This past June, the Southern Baptist Convention held their annual meeting. According to SBC President J. D. Greear , the primary focus was to be the problem of sexual abuse within the church. The convention was co-hosted by the Ethics & Religious Liberty Commission and the Sexual Abuse Advisory Study. Rachael Denhollander – lawyer, advocate, and sexual abuse survivor – was one of the speakers for a much anticipated panel on sexual abuse. A rally called, For Such a Time as This, was also held in support of abuse awareness in the church.

Meanwhile, another group of Baptists from an organization called Founders Ministries held their annual conference, Mature Manhood in an Immature Age, at the same time. They too held a series of talks, one of which was called “Mature Manhood and Abuse.” Two representatives of Founders Ministries went to get on-the-spot interviews from attendees at the convention. One woman they interviewed was Ashley Easter, who was there promoting the rally. Following the interview, Easter gave her perspective of that interaction here, and Founders Ministries published this article.

Founders Ministries join a growing number of evangelicals claiming that the answer to the problem of abuse is not to “listen and empower” women (because they think this will allow radical feminism and critical theory into the church – both of which are neo-Marxist). Rather the solution in their mind is found in the doctrine of complementarianism, specifically a call to “true manhood and womanhood,” a phrase that is synonymous with, “true authority and submission.”

Complementarianism has long been a matter of secondary doctrine. But it’s a doctrine that was borne from Christian resistance to second wave feminism in the 70s and 80s with the formulation of the Danvers Statement.

What is Complementarianism?

Complementarianism is a doctrine most associated with conservative Christian evangelicalism. On the surface, it’s the standard position adopted by those Christians who hold to heterosexual marriage and male-only ordination. Beyond this, it’s a theological analysis of sexuality, marriage, male/female relationships of all kinds, gender, women’s ordination, and now a newly proposed Christian anthropology of masculinity and femininity.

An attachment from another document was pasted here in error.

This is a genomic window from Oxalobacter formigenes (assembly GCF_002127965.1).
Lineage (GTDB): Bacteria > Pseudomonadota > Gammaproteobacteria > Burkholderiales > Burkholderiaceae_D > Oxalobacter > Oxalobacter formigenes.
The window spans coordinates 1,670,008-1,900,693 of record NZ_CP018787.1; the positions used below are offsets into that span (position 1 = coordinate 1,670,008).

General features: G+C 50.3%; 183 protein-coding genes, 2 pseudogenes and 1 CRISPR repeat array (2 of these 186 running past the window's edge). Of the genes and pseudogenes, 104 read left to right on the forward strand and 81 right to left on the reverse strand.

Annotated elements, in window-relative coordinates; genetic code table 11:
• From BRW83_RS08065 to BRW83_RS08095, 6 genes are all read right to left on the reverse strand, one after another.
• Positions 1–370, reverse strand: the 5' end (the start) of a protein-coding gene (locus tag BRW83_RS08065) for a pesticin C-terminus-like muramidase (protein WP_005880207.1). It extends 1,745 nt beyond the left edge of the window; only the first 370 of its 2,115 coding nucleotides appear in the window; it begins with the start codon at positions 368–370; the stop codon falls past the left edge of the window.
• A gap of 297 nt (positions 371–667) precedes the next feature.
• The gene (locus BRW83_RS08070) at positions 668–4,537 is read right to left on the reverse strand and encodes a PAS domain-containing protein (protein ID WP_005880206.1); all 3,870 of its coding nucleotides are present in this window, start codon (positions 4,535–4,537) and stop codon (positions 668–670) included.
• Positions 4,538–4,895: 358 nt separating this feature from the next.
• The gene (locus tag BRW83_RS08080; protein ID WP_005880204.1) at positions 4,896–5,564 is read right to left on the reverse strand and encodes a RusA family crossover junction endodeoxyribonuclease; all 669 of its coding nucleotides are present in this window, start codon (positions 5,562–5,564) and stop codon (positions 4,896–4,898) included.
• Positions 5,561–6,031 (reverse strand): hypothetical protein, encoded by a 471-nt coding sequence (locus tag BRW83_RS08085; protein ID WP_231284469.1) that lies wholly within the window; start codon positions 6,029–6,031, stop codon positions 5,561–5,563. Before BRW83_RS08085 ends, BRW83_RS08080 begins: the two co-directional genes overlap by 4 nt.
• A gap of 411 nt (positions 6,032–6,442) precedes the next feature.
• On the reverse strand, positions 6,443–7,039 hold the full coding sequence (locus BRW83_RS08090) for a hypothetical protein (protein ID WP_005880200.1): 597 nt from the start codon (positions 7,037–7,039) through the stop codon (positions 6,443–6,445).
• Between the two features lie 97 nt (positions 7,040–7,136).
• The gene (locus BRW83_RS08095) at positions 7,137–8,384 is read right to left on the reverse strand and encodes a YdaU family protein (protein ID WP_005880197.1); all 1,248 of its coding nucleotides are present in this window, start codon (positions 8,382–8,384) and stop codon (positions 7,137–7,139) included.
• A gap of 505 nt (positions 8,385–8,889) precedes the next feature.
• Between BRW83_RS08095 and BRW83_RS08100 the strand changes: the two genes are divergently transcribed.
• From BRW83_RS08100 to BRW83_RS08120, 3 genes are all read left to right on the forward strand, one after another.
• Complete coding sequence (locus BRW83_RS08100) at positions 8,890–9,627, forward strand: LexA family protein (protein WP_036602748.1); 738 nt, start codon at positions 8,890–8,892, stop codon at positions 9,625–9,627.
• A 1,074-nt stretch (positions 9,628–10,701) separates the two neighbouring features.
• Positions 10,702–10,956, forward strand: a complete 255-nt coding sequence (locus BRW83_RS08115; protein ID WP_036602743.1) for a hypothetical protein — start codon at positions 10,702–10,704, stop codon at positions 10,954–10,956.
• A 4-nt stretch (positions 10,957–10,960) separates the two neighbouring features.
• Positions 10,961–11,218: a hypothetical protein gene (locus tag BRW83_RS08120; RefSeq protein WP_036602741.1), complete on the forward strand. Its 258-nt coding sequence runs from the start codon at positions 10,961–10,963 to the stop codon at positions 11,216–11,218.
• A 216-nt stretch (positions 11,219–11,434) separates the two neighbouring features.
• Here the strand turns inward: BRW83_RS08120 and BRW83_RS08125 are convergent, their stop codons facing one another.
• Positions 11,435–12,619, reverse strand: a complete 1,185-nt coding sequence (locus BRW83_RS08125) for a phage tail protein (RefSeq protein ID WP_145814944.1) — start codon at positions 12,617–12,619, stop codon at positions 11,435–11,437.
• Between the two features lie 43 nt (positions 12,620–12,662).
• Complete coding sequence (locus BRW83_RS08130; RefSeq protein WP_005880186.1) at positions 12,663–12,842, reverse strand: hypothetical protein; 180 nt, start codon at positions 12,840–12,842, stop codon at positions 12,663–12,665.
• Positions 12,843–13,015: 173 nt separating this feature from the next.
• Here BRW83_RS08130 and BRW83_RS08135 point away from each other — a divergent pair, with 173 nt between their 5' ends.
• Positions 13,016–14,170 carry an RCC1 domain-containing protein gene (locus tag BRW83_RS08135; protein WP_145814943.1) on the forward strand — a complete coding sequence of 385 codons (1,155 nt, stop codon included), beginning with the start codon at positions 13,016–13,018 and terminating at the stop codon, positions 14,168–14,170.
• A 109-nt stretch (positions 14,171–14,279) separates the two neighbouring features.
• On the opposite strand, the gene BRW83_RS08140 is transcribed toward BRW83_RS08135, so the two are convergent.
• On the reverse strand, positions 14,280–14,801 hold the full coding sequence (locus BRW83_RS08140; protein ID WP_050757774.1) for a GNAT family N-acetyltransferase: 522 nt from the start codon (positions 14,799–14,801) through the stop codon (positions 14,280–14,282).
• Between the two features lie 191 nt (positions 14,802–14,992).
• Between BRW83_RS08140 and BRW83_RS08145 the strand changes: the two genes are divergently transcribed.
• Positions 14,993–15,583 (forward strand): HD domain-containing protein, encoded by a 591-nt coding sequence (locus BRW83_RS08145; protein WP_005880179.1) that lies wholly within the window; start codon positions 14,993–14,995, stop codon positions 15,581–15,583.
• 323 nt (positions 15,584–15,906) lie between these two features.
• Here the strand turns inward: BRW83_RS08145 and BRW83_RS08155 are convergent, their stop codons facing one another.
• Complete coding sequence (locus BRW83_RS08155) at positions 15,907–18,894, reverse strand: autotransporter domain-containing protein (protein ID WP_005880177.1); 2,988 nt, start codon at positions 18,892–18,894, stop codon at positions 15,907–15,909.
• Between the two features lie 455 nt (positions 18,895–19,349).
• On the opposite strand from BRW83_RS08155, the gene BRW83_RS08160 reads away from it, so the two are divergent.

The architects of Complementarianism are John PiperWayne Grudem, Wayne House, Dorothy Patterson (wife of Paige Patterson), James Borland, Susan Foh, and Ken Sarles. They were responsible for the formation of the Council of Biblical Manhood and Womanhood (CBMW) following the signing of the Danvers Statement in 1987.

The history of complementarianism as a doctrine is generally disputed. While the gatekeepers of the doctrine, CBMW, acknowledge that the Danvers Statement was a response to “contemporary developments,” the continual assertion by advocates of the doctrine is that it’s the historical position of the church.

But no particular denomination was involved in the creation of the Danvers Statement, and it was only largely used by the Southern Baptist Convention and the Presbyterian Church in America. In recent years, there have been a growing number of Reformed and Calvinist supporters who’ve aligned themselves with the doctrine; many of whom fall under the heading “New Calvinist” (not to be confused with Kuyperian-neocalvinists), but whom also include certain Calvinistic-Baptists such as those at Founders Ministries.

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Kerry Baldwin

independent researcher, author

B.A. Philosophy, Arizona State University. My writing focuses on libertarian philosophy and reformed theology and aimed at the educated layperson. I am a confessionally Reformed Christian orthodox Presbyterian in the tradition of J. Gresham Machen (1881 – 1937)